Former U.S. Rep. Steve Stockman (R-Texas) was found guilty by a Houston jury on 23 felony fraud charges Thursday.
Stockman was accused by federal prosecutors of a scheme in which he illegally funneled more than $1 million in donations intended for charities into his own personal and campaign expense accounts. The jury returned a not guilty verdict on one of the counts of wire fraud brought by the prosecution, but otherwise found him guilty of all charges.
What's the background?
Stockman, who gained a reputation on Capitol Hill as a conservative firebrand, was initially elected to Congress as part of the 1994 wave of Republican freshmen who campaigned on former House Speaker Newt Gingrich's Contract with America.
However, he was narrowly defeated in 1996 by Democrat Nick Lampson. He attempted to run for Congress again in 2006, but was unsuccessful. Stockman ran for Congress again in 2012, this time winning the newly formed 36th Congressional District general election handily.
In 2014, Stockman declined to run for re-election to Congress, instead opting for a primary challenge against incumbent U.S. Sen. John Cornyn (R-Texas). Stockman finished second in the primary with 19 percent of the vote.
Stockman was arrested in March 2017. The FBI claimed that he had solicited and received $350,000 from unnamed prominent conservative businessmen for a charity called Life Without Limits, which was ostensibly for the purpose of refurbishing the Freedom House in Washington, D.C.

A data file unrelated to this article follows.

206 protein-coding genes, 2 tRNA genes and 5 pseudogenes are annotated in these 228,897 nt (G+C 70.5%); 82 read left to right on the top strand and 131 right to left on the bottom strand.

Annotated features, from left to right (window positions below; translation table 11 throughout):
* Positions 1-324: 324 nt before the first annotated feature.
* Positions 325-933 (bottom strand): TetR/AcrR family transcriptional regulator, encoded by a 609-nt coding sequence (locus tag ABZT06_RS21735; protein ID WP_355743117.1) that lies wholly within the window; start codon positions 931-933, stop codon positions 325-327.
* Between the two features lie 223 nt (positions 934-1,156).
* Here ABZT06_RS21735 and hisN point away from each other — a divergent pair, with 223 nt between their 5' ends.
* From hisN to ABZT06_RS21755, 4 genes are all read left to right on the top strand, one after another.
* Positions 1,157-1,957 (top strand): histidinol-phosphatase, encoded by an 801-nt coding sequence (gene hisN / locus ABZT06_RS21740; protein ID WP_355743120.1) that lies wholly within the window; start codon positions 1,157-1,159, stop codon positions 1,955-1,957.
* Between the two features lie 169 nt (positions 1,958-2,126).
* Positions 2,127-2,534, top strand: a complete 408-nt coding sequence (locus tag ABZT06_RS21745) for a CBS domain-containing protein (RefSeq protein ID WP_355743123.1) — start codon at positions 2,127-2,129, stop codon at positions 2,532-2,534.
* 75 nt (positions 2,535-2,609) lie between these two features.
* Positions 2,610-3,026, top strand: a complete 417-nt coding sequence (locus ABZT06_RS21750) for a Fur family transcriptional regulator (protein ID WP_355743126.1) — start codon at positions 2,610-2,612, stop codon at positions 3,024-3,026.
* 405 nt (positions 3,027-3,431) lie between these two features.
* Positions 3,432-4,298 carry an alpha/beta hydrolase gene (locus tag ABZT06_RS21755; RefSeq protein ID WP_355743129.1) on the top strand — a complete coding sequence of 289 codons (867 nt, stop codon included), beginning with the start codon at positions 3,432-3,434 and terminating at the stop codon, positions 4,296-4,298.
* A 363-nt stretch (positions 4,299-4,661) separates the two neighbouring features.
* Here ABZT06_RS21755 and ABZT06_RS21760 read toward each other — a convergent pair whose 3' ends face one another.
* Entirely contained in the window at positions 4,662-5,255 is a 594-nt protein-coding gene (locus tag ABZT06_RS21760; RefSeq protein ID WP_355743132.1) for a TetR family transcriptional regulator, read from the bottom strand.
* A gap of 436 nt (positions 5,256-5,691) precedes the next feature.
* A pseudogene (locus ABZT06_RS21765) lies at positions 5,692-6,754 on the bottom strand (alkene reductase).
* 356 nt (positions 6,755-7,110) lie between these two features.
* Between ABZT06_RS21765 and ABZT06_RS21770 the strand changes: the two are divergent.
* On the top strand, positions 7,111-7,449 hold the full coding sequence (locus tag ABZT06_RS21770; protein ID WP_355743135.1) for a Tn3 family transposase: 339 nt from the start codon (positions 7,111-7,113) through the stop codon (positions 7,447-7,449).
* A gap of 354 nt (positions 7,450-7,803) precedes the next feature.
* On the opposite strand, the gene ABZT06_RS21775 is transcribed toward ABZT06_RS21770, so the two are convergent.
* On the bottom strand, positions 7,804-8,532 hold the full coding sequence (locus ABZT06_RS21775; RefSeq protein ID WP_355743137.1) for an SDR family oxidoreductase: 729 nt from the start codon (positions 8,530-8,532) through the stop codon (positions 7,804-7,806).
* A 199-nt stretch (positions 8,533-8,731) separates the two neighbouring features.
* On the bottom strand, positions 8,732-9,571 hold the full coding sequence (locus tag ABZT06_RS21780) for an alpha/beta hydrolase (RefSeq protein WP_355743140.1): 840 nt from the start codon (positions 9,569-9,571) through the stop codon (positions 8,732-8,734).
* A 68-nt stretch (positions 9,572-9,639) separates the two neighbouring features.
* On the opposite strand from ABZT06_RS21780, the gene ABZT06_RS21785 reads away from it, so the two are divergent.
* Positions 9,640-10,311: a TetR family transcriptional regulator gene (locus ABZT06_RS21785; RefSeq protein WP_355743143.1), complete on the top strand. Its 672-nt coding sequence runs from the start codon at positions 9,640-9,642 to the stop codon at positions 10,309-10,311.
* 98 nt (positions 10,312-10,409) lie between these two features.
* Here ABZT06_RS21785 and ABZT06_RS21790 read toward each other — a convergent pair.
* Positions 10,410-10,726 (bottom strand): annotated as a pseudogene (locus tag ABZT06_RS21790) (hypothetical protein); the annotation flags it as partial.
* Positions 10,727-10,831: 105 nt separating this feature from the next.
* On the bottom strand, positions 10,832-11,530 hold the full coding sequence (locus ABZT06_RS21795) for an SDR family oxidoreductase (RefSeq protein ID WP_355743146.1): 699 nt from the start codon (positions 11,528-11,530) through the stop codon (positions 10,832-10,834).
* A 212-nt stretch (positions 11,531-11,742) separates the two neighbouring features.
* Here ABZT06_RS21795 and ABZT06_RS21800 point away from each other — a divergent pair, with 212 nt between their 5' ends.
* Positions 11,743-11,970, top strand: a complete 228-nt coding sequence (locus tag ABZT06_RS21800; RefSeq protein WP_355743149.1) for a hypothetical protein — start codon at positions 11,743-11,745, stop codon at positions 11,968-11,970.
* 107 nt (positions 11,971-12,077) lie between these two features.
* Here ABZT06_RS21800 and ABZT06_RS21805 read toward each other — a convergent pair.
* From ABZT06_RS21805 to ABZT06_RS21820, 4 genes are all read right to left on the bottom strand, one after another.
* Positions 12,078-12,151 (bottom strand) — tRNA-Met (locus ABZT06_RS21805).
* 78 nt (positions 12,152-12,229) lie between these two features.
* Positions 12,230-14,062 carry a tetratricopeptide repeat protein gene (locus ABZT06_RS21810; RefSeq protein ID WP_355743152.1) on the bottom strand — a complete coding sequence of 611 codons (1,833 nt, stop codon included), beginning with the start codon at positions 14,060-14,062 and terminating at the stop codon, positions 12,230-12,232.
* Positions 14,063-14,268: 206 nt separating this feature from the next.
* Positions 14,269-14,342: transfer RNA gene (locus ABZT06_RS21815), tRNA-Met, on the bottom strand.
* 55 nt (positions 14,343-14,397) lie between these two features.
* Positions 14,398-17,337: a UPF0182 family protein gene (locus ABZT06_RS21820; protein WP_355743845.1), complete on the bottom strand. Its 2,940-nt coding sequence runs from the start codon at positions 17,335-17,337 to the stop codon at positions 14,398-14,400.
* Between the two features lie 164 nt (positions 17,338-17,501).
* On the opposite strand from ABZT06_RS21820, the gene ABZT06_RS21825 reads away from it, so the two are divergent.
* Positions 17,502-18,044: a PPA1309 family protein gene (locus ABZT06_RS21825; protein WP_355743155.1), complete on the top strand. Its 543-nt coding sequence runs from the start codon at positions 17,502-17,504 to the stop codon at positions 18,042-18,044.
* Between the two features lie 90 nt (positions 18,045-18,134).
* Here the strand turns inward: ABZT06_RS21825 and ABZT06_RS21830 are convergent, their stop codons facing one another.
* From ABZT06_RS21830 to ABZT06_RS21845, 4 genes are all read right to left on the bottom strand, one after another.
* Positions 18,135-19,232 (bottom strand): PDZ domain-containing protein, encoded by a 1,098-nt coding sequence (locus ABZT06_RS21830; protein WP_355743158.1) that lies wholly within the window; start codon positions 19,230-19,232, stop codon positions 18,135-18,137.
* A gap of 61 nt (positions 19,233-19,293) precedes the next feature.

By the end of their investigation, the FBI claimed to have located $1.25 million that Stockman had solicited under false charitable pretenses and ultimately used to pay either personal or campaign expenses. Two Stockman aides, Jason Posey and Thomas Dodd, were implicated in the scheme and wound up testifying against Stockman after pleading guilty.
Stockman was charged with multiple counts of wire and mail fraud, conspiracy, false statements, money laundering, and filing a false tax return.
At the time of his arrest, Stockman blamed a "deep state" conspiracy and claimed that he was being targeted for having criticized the IRS. Stockman maintains his innocence.
What's next for Stockman?
After the verdict, Stockman was remanded to federal custody, where he will remain pending sentencing, which is currently scheduled in August. The judge will have discretion to sentence Stockman, who is 61, to decades in federal prison. His defense team said Stockman will appeal the verdict.